Ryder records $12bn in revenue in 2022


Global fleet and supply chain solutions player Ryder saw operating profits jump 75% y-o-y to $1.216bn in the full year 2022. Revenue increased by 24% to $12bn.

Across its divisions, Fleet Management Solutions (FMS) saw operating income increase by 59%. The company put this down to the spike in used vehicle sales prices in 2022, as well as tight trucking capacity across global supply chains.

In the first quarter of 2022, Ryder announced that it was to pull out of FMS operations in the UK. As of now, more than 90% of its revenue earning equipment and operating property has been sold off, generating $400m in added income. Ryder Chief Executive Robert Sanchez said of this move, that the company is redeploying its proceeds to higher return opportunities.

Sanchez continued, “We accelerated growth in Supply Chain Solutions (SCS) and Dedicated Transportation Solutions (DTS), both organically and through strategic, accretive acquisitions.”  The SCS division acquired two related companies, Midwest and Whiplash, and generated organic revenue growth of 22% on top of that.

Meanwhile, DTS saw operating income grow by 108% in the full year, which the CEO put down to his team successfully implementing pricing actions.

Though 2022 was a bumper year for Ryder, Chief Financial Officer John Diez warned that 2023 may not achieve such great growth. He said, “In 2023, we expect strong but reduced earnings as a slowing macroeconomic and freight environment drive lower results in used vehicle sales and rental. We expect these headwinds to be partially offset by continued earnings momentum in supply chain.”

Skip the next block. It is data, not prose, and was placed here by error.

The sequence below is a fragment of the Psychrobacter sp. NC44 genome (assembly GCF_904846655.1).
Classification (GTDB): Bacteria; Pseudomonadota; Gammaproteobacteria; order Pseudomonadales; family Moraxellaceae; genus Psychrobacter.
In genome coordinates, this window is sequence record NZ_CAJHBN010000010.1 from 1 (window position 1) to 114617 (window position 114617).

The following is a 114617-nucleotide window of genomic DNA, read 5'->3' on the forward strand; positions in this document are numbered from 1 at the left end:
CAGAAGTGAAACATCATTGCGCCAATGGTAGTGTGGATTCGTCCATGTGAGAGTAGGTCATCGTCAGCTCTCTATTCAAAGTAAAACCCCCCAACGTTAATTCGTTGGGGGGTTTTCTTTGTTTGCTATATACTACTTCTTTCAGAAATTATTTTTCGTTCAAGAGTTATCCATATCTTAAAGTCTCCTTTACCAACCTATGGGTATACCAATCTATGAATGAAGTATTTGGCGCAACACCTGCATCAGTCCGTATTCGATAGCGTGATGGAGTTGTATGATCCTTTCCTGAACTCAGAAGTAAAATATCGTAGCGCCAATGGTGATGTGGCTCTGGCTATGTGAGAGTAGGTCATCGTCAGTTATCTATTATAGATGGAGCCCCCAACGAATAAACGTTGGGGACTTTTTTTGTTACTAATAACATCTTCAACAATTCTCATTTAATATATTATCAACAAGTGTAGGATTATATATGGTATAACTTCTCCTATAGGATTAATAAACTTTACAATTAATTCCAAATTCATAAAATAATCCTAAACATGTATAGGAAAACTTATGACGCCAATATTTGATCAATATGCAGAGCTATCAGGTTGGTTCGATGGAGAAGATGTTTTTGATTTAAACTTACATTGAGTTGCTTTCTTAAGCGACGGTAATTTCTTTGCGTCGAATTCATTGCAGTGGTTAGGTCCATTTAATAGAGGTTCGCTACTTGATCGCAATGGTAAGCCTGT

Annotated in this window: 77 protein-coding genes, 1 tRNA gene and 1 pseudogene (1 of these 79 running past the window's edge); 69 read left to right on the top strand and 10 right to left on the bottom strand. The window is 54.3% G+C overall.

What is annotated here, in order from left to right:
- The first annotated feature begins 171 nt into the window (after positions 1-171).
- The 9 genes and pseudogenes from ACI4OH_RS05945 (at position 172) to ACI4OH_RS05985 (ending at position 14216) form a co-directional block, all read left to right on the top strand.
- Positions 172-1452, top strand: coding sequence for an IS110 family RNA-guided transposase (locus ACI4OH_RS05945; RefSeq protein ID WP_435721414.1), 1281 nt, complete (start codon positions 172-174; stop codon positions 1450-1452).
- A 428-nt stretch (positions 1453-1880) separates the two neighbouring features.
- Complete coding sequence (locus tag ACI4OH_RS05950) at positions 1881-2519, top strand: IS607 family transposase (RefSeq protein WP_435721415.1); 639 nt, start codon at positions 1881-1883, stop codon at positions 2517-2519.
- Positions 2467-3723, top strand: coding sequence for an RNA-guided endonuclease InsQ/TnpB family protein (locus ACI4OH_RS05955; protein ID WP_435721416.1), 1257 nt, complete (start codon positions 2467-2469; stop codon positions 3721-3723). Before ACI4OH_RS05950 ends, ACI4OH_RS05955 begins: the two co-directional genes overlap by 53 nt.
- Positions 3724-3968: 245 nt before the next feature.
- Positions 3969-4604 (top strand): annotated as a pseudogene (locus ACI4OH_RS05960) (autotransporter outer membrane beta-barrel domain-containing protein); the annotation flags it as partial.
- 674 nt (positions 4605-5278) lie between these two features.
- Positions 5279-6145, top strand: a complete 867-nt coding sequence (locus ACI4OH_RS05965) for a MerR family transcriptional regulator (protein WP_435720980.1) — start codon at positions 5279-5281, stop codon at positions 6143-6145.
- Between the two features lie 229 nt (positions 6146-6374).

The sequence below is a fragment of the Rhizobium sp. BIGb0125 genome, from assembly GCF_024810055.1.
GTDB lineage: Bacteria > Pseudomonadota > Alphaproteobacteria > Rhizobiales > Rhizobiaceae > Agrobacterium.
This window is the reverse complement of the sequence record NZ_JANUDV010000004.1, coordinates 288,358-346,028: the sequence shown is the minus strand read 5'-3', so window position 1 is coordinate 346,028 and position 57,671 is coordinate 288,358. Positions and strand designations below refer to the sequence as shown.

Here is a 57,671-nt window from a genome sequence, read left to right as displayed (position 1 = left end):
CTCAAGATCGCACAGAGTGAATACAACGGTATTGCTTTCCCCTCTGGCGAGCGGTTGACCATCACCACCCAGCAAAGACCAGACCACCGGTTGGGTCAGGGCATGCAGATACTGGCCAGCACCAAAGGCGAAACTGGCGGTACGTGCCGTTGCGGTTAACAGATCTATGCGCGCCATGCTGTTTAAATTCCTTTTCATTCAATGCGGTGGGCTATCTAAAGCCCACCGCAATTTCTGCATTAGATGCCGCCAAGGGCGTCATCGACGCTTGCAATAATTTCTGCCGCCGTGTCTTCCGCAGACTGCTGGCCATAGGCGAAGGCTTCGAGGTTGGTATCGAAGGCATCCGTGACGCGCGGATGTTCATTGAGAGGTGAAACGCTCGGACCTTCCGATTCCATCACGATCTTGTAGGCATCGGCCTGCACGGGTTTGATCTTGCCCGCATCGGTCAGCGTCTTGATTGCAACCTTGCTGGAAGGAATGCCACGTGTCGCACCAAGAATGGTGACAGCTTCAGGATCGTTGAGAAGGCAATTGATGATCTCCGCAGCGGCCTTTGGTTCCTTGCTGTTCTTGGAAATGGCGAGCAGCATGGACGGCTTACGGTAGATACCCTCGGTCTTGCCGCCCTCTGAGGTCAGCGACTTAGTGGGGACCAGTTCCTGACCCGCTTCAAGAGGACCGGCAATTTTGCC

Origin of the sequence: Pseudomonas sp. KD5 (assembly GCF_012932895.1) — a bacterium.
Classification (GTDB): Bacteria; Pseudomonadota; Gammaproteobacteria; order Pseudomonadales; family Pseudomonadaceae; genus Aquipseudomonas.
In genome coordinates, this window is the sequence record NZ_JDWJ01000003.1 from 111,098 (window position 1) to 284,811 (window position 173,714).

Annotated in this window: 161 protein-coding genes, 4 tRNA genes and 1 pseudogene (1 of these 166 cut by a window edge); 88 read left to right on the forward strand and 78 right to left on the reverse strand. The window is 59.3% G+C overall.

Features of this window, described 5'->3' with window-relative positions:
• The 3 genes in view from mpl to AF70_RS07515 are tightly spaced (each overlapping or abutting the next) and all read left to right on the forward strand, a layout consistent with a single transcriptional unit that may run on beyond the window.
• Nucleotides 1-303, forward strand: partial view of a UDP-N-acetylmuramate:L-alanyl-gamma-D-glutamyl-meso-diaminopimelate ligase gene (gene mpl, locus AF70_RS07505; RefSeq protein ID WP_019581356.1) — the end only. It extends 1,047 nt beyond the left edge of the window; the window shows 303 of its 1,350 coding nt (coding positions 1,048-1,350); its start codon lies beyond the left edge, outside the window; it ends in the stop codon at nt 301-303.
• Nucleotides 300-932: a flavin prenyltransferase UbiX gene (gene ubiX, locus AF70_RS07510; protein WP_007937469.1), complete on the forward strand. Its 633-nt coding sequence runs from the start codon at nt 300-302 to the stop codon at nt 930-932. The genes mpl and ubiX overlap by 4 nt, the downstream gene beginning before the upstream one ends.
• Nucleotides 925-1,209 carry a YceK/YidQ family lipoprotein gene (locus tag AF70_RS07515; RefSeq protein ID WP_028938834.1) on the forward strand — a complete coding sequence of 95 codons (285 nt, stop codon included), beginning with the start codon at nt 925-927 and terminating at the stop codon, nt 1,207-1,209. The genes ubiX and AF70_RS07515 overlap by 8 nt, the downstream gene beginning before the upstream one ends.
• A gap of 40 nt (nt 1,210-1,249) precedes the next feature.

Ryder benefitted from high used vehicle sales prices that were brought about by tightened availability of new vehicles due to semiconductor shortages. As vehicle manufacturers have tackled such bottlenecks, more new vehicles will be available in 2023 and this is already hitting used vehicle prices. As Diez said, the company will feel this in the coming months in the form of reduced revenues.

Moving forward, Ryder is engaging in a share buyback programme, where it plans to take back 2.0m shares in the next two years. According to the supply chain and fleet management company, this “is designed to provide management with capital structure flexibility while concurrently managing objectives related to target balance sheet leverage, acquisition opportunities, and shareholder returns.”